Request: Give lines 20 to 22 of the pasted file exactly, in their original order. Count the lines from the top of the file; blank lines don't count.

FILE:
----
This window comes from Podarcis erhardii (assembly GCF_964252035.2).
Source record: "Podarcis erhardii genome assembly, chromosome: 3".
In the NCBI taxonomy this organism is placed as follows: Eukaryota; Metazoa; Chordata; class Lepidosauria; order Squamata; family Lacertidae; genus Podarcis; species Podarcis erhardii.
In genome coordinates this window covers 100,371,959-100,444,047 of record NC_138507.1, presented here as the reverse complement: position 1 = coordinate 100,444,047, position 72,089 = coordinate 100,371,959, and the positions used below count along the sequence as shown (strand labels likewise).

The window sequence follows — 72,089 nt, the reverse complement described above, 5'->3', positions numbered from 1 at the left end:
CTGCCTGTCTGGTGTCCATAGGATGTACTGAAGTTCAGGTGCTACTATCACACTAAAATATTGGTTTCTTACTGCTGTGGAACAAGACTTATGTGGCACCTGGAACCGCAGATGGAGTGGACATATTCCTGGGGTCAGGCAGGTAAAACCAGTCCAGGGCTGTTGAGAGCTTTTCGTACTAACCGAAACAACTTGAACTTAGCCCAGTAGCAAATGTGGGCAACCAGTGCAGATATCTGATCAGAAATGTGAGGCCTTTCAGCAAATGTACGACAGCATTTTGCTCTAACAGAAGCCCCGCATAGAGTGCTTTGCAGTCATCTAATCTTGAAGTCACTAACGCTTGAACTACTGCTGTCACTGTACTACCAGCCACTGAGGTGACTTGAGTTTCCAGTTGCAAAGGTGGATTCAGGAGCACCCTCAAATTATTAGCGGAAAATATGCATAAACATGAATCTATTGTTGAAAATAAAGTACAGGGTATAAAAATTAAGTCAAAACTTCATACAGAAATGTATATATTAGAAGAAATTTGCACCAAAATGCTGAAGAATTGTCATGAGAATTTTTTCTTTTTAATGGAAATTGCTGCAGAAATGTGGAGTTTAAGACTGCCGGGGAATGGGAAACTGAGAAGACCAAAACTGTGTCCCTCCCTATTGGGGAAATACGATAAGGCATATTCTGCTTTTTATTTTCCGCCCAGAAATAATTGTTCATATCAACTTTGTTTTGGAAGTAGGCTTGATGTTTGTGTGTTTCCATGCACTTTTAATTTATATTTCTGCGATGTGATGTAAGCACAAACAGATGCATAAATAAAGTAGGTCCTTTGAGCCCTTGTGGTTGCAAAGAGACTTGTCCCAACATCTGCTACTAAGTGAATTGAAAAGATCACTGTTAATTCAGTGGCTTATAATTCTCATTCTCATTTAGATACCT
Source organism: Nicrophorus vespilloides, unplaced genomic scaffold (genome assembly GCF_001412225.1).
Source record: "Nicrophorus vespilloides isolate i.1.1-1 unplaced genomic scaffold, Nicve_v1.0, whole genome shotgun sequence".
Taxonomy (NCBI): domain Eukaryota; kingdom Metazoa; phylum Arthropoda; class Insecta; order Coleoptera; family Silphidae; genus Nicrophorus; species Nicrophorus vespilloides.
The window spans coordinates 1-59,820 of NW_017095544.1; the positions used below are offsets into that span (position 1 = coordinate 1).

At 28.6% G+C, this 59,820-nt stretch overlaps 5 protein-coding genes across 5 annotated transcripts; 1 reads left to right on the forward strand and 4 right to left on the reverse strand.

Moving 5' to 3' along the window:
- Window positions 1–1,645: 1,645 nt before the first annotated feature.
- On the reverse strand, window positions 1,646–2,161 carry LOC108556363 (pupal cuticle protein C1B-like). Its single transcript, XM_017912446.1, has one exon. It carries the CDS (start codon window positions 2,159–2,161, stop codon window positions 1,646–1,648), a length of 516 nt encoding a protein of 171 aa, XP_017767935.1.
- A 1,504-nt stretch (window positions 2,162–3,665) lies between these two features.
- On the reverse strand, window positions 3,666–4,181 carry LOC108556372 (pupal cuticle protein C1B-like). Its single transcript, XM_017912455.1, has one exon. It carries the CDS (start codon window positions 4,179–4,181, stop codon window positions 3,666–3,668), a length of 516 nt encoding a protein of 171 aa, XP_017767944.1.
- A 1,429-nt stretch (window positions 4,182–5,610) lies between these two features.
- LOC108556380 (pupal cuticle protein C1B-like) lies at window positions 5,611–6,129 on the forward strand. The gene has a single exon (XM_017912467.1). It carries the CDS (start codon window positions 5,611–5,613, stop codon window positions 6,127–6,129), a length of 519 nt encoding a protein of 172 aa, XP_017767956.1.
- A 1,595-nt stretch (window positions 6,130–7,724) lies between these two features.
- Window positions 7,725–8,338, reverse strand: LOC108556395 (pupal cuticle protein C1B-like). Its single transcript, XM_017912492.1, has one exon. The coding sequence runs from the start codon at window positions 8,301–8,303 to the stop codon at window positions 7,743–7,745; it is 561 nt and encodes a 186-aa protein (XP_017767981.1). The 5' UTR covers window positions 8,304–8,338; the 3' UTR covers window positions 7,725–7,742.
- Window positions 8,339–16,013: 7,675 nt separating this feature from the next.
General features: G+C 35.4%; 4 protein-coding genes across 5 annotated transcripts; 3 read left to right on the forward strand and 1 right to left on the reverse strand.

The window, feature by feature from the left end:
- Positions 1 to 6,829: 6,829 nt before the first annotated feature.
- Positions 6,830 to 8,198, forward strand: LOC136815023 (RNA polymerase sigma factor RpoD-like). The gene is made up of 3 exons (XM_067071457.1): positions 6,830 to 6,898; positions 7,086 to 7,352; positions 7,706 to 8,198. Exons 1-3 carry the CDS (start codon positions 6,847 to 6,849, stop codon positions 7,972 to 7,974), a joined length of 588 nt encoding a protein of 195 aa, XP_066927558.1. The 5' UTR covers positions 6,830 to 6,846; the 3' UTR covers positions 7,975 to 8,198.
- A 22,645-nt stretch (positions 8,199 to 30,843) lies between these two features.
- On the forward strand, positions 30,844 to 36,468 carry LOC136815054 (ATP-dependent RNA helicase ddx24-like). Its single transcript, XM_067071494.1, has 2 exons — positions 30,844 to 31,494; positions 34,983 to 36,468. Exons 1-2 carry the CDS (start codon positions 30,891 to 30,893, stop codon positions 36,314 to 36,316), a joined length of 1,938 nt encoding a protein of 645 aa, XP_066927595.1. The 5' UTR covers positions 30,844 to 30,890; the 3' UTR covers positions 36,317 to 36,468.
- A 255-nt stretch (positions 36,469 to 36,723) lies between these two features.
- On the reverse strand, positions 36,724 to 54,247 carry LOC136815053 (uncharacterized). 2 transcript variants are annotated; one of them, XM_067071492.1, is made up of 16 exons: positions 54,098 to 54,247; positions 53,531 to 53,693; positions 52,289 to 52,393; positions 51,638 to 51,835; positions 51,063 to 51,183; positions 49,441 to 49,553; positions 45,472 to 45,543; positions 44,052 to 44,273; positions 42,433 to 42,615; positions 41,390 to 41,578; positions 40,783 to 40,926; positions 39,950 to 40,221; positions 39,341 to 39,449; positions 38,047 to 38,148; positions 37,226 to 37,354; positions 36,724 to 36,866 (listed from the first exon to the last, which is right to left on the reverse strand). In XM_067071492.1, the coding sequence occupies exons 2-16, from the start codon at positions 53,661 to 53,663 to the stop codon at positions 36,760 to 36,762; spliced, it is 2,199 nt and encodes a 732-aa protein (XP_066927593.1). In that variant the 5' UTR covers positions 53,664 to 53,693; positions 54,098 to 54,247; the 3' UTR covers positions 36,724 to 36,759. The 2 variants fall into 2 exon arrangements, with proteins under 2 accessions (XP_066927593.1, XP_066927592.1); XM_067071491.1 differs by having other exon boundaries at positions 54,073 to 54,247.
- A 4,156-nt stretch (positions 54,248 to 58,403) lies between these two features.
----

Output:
- Window positions 7,725–8,338, reverse strand: LOC108556395 (pupal cuticle protein C1B-like). Its single transcript, XM_017912492.1, has one exon. The coding sequence runs from the start codon at window positions 8,301–8,303 to the stop codon at window positions 7,743–7,745; it is 561 nt and encodes a 186-aa protein (XP_017767981.1). The 5' UTR covers window positions 8,304–8,338; the 3' UTR covers window positions 7,725–7,742.
- Window positions 8,339–16,013: 7,675 nt separating this feature from the next.
General features: G+C 35.4%; 4 protein-coding genes across 5 annotated transcripts; 3 read left to right on the forward strand and 1 right to left on the reverse strand.